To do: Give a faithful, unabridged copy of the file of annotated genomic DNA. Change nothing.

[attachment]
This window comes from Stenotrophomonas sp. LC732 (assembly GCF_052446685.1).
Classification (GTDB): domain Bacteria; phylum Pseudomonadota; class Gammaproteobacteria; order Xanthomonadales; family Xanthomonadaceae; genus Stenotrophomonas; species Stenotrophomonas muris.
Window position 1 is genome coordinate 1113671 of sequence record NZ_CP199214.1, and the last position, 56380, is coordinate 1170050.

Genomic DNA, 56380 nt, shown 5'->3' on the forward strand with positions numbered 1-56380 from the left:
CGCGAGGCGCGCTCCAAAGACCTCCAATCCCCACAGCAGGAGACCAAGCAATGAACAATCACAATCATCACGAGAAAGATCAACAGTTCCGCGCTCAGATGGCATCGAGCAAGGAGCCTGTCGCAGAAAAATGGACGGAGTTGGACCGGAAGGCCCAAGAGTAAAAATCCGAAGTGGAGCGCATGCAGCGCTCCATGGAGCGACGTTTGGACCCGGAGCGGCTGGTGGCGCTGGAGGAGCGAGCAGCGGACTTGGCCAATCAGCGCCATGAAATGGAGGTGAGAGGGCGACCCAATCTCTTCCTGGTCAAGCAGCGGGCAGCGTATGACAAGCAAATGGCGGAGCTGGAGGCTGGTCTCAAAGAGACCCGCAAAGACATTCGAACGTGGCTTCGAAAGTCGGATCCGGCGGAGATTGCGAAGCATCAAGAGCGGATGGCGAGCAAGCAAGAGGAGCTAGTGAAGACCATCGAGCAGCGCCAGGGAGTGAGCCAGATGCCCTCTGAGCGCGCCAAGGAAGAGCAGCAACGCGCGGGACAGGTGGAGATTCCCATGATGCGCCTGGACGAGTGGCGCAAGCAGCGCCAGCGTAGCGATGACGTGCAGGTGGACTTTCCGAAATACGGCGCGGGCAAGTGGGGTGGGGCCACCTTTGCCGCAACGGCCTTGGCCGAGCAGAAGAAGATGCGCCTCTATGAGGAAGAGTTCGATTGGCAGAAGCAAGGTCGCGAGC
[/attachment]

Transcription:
This window comes from Stenotrophomonas sp. LC732 (assembly GCF_052446685.1).
Classification (GTDB): domain Bacteria; phylum Pseudomonadota; class Gammaproteobacteria; order Xanthomonadales; family Xanthomonadaceae; genus Stenotrophomonas; species Stenotrophomonas muris.
Window position 1 is genome coordinate 1113671 of sequence record NZ_CP199214.1, and the last position, 56380, is coordinate 1170050.

Genomic DNA, 56380 nt, shown 5'->3' on the forward strand with positions numbered 1-56380 from the left:
CGCGAGGCGCGCTCCAAAGACCTCCAATCCCCACAGCAGGAGACCAAGCAATGAACAATCACAATCATCACGAGAAAGATCAACAGTTCCGCGCTCAGATGGCATCGAGCAAGGAGCCTGTCGCAGAAAAATGGACGGAGTTGGACCGGAAGGCCCAAGAGTAAAAATCCGAAGTGGAGCGCATGCAGCGCTCCATGGAGCGACGTTTGGACCCGGAGCGGCTGGTGGCGCTGGAGGAGCGAGCAGCGGACTTGGCCAATCAGCGCCATGAAATGGAGGTGAGAGGGCGACCCAATCTCTTCCTGGTCAAGCAGCGGGCAGCGTATGACAAGCAAATGGCGGAGCTGGAGGCTGGTCTCAAAGAGACCCGCAAAGACATTCGAACGTGGCTTCGAAAGTCGGATCCGGCGGAGATTGCGAAGCATCAAGAGCGGATGGCGAGCAAGCAAGAGGAGCTAGTGAAGACCATCGAGCAGCGCCAGGGAGTGAGCCAGATGCCCTCTGAGCGCGCCAAGGAAGAGCAGCAACGCGCGGGACAGGTGGAGATTCCCATGATGCGCCTGGACGAGTGGCGCAAGCAGCGCCAGCGTAGCGATGACGTGCAGGTGGACTTTCCGAAATACGGCGCGGGCAAGTGGGGTGGGGCCACCTTTGCCGCAACGGCCTTGGCCGAGCAGAAGAAGATGCGCCTCTATGAGGAAGAGTTCGATTGGCAGAAGCAAGGTCGCGAGC